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09-30-1997

Clarkson University President Emeritus Richard H. Gallagher Passes Away

Gallagher received an honorary doctor of science degree at Clarkson University's 102nd Commencement in 1995. The degree was conferred for "his dedication and leadership as Clarkson University's fourteenth president, and for his wisdom, integrity and courage in guiding this institution during a period of demographic and economic challenge."

Richard H. Gallagher was instrumental in the early development of the finite element method, an engineering computation technique in wide use today. He also authored three texts and numerous papers in this field. As a result of his achievements in research and education, Gallagher was elected to the National Academy of Engineering in 1983.

Gallagher received his B.S. and M.S. degrees in civil engineering from New York University. In 1966 he received his Ph.D., also in civil engineering, from the State University of New York at Buffalo, which bestowed on him its Clifford C. Furnas Award in 1991.

Gallagher spent the first 17 years of his career in industry, principally with the Bell Aerosystems Company in Niagara Falls, New York. His efforts there were divided between the design of aircraft and aerospace structures, and the research and development of design methods. He joined Cornell University in 1967 as a professor of civil engineering and shortly thereafter was appointed chair of Cornell's Department of Structural Engineering. Subsequently, he served as dean of Engineering at the University of Arizona  (1978-84) and as provost at Worcester Polytechnic Institute (1984-88).

In April 1981 President and Mrs. Gallagher were guests of the Chinese government in a technical group of two Americans and one European-- one of the early technical groups to be invited to China. They held a conference in Hefei in which 500 Chinese students participated in the auditorium, and approximately 5,000 students participated by closed-circuit television.

The small group toured China for three weeks visiting Hefei, Shanghai and Beijing. They were hosted at a banquet in the Great Hall of the People by Fan Yi, the president of the Academy of Sciences for China and were on Chinese national TV. The group went up the Yangtze River and was hosted by the Mayor of Nanking at a Chinese opera and another banquet-- one of several during their stay.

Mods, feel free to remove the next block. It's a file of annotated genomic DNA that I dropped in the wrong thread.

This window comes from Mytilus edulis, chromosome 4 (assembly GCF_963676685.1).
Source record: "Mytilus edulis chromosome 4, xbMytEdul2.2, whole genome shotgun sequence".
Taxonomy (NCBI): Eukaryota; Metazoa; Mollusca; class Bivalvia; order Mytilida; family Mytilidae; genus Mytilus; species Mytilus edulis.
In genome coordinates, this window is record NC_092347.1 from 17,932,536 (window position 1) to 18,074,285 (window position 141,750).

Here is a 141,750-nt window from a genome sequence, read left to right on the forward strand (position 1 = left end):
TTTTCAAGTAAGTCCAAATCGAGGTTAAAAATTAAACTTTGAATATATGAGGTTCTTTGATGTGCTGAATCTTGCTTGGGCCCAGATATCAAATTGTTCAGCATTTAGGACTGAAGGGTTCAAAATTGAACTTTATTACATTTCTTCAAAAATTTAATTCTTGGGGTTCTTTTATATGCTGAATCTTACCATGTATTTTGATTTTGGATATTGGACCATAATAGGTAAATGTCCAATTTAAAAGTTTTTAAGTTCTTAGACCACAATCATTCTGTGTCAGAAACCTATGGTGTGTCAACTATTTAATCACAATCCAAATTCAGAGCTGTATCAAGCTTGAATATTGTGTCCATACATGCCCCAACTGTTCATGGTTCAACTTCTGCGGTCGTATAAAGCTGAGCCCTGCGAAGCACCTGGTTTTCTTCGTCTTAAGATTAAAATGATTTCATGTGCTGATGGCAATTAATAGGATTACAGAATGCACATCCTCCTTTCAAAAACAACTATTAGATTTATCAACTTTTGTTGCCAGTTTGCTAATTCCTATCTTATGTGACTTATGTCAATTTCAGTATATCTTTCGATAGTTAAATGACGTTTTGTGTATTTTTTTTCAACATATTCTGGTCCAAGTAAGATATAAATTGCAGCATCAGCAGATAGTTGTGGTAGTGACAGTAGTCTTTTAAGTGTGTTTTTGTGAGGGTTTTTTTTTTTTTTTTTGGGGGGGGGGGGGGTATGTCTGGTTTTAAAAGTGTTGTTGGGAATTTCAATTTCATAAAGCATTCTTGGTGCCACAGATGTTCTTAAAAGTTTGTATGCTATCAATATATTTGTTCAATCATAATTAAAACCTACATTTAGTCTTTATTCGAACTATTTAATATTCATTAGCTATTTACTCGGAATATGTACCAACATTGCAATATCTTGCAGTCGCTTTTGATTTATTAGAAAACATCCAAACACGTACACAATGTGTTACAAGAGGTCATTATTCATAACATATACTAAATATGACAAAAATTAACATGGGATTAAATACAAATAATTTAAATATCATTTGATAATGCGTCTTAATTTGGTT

In addition, Gallagher was the recipient of the 1985 Worcester Reed Warner Gold Medal of the American Society of Mechanical Engineers; the 1990 American Institute of Aeronautics and Astronautics Structural Dynamics and Materials Award; the highest honor of the American Society for Engineering Education, the 1990 Benjamin Garver Lamme Award; and the International Association for Computational Mechanics Medal, given in 1991.

Gallagher received honorary doctoral degrees from the Technical University of Vienna, from the University College of Swansea, Wales, and, in 1992, from Shanghai University of Technology, Shanghai, China.

Gallagher was the first American to be awarded an honorary doctorate by Shanghai University of Technology. About 2,400 faculty, staff, visiting dignitaries and Mrs. Terese Gallagher participated in the proceedings on the China campus. Shanghai University President Quian Weichang, a renowned Chinese scientist presided. President Gallagher was also notified that his choice as an honorary doctoral candidate was officially approved by the Central Government of China.

Richard H. Gallagher was one of 18 people inducted into the American Society for Engineering Education (ASEE) Hall of Fame in June 1993. Gallagher was being honored for "his lasting impact on engineering and engineering technology education" and received the award during ASEE's Centennial Celebration. Only 22 other honorees before him were inducted into the Hall of Fame. Those 22 were inducted during ASEE's 75th anniversary in 1968.

Gallagher was also selected to receive an ASEE Centennial Medallion, which recognized "individuals who have had a significant and lasting impact on engineering education or engineering technology education, and whose professional activities affirm ASEE values." Gallagher was chosen to receive the medallion from educators nominated by ASEE committees, deans of engineering and deans of engineering technology.

In addition, Gallagher was also selected as a Fellow Member of the ASEE in recognition of his outstanding contributions to the Society. This grade of membership is awarded to "individuals with extraordinary qualifications and experience in engineering education, who have made particularly important contributions to the field."

Richard H. Gallagher received one of the highest honors of the American Society of Mechanical Engineers (ASME), the ASME Medal, on  December 1, 1993. The medal, for eminently distinguished engineering achievement, was awarded during ASME's winter meeting in New Orleans. Gallagher was honored with the medal for "his pioneering and sustained accomplishments in finite element theory and applications in engineering, science, and technology, and for his distinguished leadership in higher education."

Dr. Gallagher is survived by his wife Terese, four sons, Richard, William, Dennis, John, a daughter, Mary Lee Rodin and several grandchildren.

[News directors and editors: For more information, contact Michael P. Griffin, director of News & Digital Content Services, at 315-268-6716 or mgriffin@clarkson.edu.]

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